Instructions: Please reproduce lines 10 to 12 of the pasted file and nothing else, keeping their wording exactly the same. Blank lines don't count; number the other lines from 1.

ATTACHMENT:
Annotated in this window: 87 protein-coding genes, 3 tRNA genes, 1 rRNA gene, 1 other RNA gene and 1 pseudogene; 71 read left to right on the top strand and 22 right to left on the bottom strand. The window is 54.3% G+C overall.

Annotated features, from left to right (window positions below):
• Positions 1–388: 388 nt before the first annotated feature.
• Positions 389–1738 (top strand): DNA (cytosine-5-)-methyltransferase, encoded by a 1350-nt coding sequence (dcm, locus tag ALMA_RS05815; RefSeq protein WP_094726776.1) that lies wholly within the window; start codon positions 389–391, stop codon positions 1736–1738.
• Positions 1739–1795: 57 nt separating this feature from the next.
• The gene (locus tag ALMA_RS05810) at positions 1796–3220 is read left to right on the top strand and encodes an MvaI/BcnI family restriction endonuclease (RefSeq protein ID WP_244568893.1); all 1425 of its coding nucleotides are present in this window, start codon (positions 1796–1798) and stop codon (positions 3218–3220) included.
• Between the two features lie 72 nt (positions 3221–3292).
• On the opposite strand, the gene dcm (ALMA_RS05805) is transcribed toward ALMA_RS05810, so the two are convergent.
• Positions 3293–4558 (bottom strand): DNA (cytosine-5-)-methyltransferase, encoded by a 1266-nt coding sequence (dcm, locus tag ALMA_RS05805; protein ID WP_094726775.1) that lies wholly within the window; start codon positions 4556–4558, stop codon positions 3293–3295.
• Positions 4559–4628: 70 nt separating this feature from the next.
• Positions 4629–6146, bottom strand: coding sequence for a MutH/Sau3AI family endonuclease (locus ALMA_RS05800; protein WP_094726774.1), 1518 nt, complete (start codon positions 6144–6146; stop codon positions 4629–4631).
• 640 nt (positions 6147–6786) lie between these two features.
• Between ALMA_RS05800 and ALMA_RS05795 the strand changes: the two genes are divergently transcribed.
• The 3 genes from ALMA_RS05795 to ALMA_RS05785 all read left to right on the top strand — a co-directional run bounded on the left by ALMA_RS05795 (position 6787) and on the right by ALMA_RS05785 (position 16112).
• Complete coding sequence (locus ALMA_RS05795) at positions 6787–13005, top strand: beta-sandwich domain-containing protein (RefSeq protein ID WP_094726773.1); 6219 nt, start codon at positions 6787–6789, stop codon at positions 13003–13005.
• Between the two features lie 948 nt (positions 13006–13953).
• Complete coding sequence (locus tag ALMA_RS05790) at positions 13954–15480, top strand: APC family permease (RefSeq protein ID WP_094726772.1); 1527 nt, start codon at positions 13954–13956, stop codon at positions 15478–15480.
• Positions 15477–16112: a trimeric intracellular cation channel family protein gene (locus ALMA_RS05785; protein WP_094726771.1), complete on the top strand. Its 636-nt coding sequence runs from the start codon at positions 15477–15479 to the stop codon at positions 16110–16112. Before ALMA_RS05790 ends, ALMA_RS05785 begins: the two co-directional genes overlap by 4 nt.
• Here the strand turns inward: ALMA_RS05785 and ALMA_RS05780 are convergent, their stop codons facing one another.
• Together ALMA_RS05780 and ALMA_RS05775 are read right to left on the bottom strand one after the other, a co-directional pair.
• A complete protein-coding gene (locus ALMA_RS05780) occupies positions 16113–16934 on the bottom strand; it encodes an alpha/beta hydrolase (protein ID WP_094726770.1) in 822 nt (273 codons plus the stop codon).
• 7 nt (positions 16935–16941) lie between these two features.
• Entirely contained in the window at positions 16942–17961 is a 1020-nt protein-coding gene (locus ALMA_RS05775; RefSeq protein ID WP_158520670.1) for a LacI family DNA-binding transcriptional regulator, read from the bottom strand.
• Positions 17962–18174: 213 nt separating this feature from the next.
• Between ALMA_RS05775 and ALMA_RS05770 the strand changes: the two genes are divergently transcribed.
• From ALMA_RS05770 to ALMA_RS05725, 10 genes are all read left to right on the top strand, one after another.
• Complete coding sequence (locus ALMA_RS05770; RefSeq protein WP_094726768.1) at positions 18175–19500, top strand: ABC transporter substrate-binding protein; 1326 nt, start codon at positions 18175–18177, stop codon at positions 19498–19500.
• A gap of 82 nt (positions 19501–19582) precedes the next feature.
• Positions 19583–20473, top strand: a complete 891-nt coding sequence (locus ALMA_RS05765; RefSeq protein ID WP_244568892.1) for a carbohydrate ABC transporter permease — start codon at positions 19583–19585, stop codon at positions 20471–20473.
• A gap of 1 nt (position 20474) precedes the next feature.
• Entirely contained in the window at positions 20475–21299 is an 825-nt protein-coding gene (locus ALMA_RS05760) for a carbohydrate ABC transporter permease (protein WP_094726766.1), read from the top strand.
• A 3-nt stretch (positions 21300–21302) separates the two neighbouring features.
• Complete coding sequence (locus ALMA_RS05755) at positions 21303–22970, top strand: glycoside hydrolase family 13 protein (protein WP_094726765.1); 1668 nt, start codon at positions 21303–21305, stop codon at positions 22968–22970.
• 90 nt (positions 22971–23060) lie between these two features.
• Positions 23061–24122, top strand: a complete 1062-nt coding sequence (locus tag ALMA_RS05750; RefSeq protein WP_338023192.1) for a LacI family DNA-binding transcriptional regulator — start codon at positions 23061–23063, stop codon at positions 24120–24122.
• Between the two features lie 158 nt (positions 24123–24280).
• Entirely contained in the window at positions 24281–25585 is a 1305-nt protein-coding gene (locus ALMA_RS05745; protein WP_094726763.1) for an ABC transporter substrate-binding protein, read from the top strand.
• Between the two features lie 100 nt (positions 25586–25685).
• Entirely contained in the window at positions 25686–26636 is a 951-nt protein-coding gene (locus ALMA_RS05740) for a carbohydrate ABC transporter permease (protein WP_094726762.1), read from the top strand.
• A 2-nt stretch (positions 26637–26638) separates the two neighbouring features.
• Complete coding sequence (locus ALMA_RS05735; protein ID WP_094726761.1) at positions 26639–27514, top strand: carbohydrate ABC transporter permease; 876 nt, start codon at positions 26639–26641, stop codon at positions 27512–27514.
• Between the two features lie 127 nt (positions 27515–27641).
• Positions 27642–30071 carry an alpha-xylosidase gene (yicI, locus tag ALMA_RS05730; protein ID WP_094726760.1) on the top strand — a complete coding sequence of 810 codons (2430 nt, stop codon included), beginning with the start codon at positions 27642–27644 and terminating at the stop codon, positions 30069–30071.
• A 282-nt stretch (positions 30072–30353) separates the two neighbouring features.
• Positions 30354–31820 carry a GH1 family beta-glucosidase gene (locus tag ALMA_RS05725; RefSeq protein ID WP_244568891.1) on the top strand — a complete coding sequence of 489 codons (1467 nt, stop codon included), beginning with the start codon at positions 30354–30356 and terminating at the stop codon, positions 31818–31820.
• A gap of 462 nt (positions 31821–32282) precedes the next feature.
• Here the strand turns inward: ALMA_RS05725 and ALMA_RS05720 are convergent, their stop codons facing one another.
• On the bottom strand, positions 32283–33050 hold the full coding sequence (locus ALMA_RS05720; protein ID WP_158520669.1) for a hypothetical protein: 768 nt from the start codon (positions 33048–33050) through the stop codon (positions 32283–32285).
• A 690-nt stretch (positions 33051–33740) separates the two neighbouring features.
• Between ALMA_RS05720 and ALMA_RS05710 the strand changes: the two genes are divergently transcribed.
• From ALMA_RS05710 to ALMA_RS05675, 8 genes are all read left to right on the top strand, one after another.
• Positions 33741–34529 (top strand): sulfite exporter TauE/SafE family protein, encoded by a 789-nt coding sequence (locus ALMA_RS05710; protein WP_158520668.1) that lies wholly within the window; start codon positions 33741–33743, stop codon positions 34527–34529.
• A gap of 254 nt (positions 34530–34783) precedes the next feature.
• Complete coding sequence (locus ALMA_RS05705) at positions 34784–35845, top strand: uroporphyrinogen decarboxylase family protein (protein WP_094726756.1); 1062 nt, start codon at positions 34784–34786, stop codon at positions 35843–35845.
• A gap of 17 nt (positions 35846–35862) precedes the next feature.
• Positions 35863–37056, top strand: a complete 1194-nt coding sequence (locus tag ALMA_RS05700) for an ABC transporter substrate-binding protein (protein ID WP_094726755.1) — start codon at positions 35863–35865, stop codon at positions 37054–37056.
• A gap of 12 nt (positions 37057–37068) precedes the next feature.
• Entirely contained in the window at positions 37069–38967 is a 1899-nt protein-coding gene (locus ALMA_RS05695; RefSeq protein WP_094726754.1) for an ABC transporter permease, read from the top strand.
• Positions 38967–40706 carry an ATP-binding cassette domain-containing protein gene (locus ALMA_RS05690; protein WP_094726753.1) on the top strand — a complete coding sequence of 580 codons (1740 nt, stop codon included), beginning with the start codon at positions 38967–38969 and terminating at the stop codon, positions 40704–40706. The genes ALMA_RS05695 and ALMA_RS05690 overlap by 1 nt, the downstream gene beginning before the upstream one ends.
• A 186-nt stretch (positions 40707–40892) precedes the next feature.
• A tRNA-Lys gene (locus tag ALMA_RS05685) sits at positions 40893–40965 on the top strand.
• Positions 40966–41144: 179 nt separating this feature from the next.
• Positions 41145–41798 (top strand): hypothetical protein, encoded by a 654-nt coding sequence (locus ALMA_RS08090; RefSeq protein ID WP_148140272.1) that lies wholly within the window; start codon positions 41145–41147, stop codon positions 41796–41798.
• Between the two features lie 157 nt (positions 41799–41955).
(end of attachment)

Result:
• Positions 4559–4628: 70 nt separating this feature from the next.
• Positions 4629–6146, bottom strand: coding sequence for a MutH/Sau3AI family endonuclease (locus ALMA_RS05800; protein WP_094726774.1), 1518 nt, complete (start codon positions 6144–6146; stop codon positions 4629–4631).
• 640 nt (positions 6147–6786) lie between these two features.